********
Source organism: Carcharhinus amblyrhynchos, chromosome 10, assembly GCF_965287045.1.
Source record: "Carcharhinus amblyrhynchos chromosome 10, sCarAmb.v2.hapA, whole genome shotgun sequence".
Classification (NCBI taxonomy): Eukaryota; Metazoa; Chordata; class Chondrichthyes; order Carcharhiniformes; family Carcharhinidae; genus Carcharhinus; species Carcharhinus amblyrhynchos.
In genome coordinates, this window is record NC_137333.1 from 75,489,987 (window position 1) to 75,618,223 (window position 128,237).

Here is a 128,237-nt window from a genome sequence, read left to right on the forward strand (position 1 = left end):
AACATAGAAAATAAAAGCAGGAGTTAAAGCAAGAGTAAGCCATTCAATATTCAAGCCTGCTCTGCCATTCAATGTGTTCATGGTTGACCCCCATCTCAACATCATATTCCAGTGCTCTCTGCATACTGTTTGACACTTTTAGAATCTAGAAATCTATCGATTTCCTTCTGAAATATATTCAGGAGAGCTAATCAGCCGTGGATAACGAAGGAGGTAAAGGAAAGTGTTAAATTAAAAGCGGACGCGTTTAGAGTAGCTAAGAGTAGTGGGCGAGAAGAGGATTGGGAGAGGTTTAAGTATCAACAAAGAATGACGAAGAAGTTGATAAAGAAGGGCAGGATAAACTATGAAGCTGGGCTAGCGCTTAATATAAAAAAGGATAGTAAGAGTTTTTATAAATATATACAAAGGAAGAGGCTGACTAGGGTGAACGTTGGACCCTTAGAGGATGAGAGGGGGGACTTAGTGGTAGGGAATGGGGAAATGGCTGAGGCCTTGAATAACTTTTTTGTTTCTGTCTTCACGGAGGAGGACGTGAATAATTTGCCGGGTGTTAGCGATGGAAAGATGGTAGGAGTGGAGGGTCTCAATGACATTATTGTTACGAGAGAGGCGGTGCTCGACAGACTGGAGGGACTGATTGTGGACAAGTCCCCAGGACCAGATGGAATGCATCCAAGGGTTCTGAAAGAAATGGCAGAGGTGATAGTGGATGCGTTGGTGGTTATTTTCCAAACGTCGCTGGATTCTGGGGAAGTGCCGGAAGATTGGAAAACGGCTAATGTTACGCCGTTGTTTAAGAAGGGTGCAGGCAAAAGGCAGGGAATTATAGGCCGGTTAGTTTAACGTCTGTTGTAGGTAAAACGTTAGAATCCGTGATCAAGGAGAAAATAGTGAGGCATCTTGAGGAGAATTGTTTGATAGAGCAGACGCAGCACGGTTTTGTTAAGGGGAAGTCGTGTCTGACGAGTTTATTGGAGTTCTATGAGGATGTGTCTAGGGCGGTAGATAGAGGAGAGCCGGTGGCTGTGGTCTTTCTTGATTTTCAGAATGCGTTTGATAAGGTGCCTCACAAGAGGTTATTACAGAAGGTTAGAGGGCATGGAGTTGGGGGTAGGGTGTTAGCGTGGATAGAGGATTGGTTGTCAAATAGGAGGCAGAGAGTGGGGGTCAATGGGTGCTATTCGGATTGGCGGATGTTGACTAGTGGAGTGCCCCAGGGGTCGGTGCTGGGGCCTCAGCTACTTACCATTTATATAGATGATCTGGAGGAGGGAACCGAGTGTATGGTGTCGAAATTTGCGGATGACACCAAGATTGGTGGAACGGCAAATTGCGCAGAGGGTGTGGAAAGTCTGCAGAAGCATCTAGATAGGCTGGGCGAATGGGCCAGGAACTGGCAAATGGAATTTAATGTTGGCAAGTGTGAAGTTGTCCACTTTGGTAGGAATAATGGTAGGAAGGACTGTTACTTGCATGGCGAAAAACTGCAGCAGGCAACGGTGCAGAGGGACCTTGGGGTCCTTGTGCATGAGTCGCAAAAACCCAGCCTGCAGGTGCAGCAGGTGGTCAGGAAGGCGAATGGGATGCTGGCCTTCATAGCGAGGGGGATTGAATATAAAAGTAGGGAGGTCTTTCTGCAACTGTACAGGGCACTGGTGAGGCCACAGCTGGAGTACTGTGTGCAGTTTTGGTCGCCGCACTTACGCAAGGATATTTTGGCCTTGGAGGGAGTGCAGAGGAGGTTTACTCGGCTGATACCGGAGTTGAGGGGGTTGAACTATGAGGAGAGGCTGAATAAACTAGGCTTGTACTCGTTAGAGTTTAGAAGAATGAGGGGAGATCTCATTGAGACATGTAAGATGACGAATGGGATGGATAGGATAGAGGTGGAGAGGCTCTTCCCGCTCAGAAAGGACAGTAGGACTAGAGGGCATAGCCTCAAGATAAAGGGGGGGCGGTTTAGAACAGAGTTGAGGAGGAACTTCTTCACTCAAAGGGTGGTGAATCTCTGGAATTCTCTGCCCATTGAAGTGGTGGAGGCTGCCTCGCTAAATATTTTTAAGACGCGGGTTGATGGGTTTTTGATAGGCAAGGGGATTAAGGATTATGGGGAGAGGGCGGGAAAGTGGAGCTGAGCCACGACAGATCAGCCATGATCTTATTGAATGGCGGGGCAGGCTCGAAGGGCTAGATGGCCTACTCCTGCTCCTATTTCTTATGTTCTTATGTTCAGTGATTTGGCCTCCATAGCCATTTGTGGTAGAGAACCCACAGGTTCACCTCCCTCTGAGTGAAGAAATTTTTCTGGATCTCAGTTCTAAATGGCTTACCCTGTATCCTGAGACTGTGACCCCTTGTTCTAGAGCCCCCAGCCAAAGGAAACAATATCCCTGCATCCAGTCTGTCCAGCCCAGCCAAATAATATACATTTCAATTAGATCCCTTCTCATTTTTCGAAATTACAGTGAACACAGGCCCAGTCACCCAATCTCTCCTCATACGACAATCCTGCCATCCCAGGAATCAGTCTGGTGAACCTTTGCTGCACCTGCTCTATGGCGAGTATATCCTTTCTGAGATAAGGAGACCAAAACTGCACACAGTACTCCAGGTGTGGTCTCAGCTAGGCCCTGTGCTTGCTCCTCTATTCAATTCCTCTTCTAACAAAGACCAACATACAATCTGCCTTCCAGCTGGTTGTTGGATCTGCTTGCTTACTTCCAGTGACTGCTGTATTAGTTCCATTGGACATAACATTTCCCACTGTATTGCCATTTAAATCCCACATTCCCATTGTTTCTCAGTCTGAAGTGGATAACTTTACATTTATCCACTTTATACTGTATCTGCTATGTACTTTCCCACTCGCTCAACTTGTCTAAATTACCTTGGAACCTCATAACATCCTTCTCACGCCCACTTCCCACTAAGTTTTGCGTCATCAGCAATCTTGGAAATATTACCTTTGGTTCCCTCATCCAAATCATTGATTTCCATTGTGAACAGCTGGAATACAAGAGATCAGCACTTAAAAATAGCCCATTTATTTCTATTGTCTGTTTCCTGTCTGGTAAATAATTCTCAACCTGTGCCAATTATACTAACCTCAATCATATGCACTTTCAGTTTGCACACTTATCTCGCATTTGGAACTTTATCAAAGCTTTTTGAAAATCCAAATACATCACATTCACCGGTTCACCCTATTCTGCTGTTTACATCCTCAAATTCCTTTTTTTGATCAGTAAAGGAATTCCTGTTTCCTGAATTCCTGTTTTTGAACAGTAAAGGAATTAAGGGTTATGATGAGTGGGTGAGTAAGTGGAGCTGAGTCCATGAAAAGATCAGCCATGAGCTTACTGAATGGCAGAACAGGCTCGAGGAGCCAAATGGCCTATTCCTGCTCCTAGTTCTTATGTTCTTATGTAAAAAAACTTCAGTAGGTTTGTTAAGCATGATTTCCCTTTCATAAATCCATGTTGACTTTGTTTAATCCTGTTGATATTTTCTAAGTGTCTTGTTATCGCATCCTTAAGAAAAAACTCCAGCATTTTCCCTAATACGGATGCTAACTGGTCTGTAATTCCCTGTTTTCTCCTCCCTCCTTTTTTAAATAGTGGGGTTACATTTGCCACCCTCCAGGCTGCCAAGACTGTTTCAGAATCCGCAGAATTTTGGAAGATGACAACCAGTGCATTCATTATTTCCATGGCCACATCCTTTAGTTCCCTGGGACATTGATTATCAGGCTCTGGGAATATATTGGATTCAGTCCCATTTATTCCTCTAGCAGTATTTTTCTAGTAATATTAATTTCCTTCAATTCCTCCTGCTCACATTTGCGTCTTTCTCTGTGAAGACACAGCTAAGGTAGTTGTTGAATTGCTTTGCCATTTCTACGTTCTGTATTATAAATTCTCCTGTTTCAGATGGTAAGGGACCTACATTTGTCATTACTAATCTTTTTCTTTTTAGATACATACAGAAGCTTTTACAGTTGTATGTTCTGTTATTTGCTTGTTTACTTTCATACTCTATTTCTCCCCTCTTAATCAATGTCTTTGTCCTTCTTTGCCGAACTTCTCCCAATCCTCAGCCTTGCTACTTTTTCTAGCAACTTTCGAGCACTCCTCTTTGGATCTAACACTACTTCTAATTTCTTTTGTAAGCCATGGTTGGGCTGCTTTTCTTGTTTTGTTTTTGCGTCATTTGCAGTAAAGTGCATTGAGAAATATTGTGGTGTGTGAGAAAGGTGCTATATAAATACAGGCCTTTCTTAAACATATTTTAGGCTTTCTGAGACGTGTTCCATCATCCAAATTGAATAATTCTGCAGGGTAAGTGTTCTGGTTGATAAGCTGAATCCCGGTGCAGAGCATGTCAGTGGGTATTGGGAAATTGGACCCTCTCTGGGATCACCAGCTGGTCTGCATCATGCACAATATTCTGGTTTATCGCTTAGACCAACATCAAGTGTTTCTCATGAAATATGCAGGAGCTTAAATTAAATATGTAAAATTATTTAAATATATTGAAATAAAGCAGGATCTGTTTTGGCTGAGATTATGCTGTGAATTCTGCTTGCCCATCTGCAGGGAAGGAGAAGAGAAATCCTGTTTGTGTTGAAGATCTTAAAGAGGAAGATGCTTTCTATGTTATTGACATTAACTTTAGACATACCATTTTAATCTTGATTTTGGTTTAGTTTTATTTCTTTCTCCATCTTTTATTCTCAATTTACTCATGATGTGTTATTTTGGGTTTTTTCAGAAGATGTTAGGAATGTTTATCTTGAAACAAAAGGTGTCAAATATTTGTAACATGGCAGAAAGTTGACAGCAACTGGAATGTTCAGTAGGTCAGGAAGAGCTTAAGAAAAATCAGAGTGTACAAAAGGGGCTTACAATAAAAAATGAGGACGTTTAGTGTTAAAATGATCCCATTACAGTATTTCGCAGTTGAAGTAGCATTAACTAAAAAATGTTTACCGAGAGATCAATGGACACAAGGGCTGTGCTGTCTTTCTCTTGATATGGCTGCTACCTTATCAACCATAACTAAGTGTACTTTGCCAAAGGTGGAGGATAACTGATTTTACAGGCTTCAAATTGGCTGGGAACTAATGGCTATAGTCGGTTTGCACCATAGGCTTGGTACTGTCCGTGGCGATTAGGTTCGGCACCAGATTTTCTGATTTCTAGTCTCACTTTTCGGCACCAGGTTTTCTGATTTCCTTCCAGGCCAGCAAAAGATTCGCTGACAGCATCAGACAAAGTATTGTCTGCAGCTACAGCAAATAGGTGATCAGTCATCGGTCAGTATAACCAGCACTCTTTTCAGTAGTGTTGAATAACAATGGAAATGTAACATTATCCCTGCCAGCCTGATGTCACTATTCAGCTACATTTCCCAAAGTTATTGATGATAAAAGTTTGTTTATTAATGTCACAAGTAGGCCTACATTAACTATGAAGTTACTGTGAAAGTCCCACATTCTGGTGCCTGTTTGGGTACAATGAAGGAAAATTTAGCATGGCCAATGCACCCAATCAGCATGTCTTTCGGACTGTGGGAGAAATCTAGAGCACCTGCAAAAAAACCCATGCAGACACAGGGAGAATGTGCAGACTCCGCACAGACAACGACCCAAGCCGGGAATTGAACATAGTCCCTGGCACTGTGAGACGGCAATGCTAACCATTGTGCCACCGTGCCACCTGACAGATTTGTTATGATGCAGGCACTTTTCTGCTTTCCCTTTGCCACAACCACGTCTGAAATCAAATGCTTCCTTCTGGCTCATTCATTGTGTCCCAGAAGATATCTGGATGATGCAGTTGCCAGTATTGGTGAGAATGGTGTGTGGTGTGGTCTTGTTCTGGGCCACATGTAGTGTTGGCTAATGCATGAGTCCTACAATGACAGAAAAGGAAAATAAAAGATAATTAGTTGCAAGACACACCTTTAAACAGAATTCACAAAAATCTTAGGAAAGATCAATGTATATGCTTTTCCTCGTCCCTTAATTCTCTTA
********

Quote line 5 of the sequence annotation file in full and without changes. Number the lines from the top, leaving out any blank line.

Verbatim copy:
Here is a 128,237-nt window from a genome sequence, read left to right on the forward strand (position 1 = left end):